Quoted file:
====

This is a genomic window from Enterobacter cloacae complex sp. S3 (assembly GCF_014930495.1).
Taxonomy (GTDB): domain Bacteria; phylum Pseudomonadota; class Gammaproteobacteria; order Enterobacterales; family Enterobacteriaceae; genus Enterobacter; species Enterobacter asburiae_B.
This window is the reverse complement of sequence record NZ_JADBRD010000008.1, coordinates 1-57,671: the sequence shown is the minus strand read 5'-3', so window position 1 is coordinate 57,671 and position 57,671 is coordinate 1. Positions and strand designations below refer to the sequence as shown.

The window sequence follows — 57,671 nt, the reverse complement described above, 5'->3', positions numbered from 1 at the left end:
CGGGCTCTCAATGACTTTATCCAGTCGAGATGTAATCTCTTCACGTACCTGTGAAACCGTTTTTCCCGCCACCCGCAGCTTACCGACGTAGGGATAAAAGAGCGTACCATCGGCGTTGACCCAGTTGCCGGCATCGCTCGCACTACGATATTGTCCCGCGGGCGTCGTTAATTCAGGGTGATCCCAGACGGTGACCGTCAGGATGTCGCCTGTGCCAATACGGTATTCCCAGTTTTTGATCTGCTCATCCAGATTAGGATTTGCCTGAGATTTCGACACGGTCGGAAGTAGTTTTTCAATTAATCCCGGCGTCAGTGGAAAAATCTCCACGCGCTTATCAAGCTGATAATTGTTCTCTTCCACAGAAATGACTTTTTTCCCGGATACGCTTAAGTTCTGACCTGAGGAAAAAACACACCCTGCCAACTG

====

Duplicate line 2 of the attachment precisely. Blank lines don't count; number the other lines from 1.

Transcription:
Taxonomy (GTDB): domain Bacteria; phylum Pseudomonadota; class Gammaproteobacteria; order Enterobacterales; family Enterobacteriaceae; genus Enterobacter; species Enterobacter asburiae_B.